(Before beginning this story each guest has been asked to select from a magazine the name of some advertised product. When the story-teller asks, “What was it?”, he points in turn to various guests,’ and they reply with the name they have selected.)
It was a dark, dark night, and the young man walking along the lonely road could hardly see his hand in front of his face. The way was rough, and he stumbled and fell at times. Off in the west there were occasional flashes of lightning, and after a few seconds would come threatening mutters of thunder. Then the wind began to rise, and he could hear its low moan as it sifted through the pine trees along the roadside, and its shrieking wail as it rushed past the telephone poles. Suddenly it started to rain; a few swift drops at first, then a lull; then the storm broke furiously.
By a flash of lightning, the young man saw to his left, at the end of a short lane, a house, and he began running toward it, hoping to find shelter. He could see, by the lightning, that it was a large, gloomy building made of stone. Not a light appeared in any window. The young man stumbled up the stone steps and lifted the great brass knocker in his hand, intending to give a loud knock. But the knocker slid from his hand as the door slowly swung open, creaking on rusty hinges. There stood a bent and twisted man with a candle in his hand.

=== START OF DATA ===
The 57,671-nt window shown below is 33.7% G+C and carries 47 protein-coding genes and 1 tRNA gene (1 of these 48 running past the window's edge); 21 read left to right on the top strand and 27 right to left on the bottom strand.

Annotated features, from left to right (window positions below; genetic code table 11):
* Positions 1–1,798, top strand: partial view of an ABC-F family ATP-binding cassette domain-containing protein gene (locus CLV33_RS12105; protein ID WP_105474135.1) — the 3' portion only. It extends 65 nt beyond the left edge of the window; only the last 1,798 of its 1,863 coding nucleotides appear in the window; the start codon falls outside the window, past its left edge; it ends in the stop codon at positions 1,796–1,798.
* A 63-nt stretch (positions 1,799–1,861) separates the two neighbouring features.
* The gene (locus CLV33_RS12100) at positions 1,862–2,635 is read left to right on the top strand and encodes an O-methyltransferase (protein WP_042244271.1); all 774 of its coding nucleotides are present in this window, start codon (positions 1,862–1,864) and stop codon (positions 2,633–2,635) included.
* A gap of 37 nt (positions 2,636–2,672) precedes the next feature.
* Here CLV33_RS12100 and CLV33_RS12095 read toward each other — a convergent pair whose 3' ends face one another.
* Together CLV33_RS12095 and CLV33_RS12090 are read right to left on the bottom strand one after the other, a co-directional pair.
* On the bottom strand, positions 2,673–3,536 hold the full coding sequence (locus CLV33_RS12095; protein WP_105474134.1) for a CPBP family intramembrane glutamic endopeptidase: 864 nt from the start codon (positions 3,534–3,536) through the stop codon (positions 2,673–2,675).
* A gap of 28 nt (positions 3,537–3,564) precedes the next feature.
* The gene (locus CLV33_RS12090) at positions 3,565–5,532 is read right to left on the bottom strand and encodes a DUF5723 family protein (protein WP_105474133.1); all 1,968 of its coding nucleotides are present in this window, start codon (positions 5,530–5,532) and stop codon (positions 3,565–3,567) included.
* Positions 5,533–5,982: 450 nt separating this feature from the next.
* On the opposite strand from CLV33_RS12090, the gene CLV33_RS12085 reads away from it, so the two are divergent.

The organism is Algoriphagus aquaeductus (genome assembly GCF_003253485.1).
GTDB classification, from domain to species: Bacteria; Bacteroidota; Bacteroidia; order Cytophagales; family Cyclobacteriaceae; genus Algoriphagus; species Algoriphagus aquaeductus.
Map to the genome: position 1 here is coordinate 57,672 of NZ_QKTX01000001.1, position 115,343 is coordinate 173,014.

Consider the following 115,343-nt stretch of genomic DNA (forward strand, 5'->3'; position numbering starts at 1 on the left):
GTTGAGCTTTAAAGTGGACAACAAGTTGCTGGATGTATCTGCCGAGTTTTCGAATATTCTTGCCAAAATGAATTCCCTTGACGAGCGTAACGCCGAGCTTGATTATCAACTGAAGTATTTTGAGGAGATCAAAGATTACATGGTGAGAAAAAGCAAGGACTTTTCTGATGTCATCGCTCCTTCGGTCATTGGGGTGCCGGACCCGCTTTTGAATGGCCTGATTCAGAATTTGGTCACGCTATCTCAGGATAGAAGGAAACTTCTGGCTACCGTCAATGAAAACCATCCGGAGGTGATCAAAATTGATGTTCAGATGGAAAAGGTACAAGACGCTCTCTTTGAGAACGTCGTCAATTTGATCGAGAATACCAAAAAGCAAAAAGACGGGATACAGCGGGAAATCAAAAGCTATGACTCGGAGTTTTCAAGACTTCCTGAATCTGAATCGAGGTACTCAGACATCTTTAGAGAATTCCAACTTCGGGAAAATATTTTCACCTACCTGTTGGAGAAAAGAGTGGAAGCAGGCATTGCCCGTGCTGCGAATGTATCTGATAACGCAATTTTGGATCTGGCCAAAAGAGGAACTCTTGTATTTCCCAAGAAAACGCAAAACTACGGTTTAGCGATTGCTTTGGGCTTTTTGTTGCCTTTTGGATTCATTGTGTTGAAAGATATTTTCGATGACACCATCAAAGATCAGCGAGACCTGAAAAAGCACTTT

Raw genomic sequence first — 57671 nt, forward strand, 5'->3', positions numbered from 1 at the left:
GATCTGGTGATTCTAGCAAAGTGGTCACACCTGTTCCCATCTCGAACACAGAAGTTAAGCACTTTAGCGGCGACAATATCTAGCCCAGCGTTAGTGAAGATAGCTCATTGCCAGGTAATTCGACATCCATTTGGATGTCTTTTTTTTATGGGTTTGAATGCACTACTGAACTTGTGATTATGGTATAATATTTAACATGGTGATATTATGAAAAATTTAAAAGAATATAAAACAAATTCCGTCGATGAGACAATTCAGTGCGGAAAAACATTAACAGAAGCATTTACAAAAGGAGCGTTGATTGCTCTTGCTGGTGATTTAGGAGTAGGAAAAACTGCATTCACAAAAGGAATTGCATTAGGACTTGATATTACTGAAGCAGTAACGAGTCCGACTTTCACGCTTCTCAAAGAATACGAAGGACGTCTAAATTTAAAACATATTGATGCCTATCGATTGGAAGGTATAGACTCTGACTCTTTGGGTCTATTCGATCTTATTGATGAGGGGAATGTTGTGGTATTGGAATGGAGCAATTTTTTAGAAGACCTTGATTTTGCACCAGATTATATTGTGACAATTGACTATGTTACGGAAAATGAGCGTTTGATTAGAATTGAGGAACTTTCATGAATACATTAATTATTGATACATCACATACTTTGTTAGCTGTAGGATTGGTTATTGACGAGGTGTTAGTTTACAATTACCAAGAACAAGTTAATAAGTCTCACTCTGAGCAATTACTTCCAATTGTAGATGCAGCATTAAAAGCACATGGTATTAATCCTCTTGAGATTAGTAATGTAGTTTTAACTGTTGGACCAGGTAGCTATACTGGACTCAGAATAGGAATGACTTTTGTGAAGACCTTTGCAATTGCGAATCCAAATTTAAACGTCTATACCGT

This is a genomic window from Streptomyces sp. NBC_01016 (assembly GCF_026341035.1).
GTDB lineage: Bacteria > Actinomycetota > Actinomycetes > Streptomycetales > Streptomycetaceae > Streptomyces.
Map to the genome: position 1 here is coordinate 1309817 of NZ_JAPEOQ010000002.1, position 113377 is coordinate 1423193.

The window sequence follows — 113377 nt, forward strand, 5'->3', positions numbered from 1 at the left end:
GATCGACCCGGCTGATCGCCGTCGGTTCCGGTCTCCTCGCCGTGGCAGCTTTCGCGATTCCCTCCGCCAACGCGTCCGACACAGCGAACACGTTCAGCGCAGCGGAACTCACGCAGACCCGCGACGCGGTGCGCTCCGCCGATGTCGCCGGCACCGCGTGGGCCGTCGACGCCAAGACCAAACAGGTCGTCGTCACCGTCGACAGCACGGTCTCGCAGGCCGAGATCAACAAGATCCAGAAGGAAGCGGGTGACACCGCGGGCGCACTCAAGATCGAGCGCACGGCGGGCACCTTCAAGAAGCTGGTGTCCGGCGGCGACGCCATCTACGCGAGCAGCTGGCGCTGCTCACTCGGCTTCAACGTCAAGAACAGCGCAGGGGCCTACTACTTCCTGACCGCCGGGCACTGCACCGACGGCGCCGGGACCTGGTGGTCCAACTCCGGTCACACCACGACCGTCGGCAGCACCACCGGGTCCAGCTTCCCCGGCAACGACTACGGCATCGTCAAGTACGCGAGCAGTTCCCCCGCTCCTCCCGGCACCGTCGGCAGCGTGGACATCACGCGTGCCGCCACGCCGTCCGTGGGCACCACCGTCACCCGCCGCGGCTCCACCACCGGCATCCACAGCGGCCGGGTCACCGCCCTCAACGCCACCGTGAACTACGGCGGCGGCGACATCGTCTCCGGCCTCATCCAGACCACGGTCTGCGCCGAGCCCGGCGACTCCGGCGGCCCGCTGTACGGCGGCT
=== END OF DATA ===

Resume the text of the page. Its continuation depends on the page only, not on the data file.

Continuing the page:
“Come in,” he said, and laughed horribly. “We have been expecting you.” The young man stepped in, and the door was closed, bolted and barred.
“We have waited for you a long time. Follow me.”
The young man decided that he was being mistaken for some expected guest but resolved to keep up the pretense temporarily. Up a long narrow stairway they crept, and their shadows behind them swayed and wavered on the floor. The hunchback stopped before a door, which he pushed open. He stepped in and placed the candle on the table, and then pointed to the wall.
Stepping forward a pace or two, the young man strained his eyes, but he could see nothing. From the doorway there came a low, insane laugh, and as the young man turned, the door slammed and the key turned in the lock. He tried with all his might to force open the door, but it was impossible. Sitting down in a chair he pondered. Suddenly he saw the heavy window curtains part, with a hand holding a dagger slowly appearing. In terror he turned to the opposite side of the room only to see a hand thrust from the door of the clothes closet, painting a revolver at his heart.
There was a slithering sound from above, and looking toward the ceiling he saw a long green snake uncurling itself from around the chandelier. A strange clicking noise was heard, and the young man was struck motionless with fear to see hundreds of red-hot iron rods, thrust through holes in the opposite wall, slowly moving forward. There seemed to be no way of escape.
Then suddenly his eyes came to rest on a familiar object on the mantel. With a cry of joy he ran forward and grasped it.
WHAT WAS IT?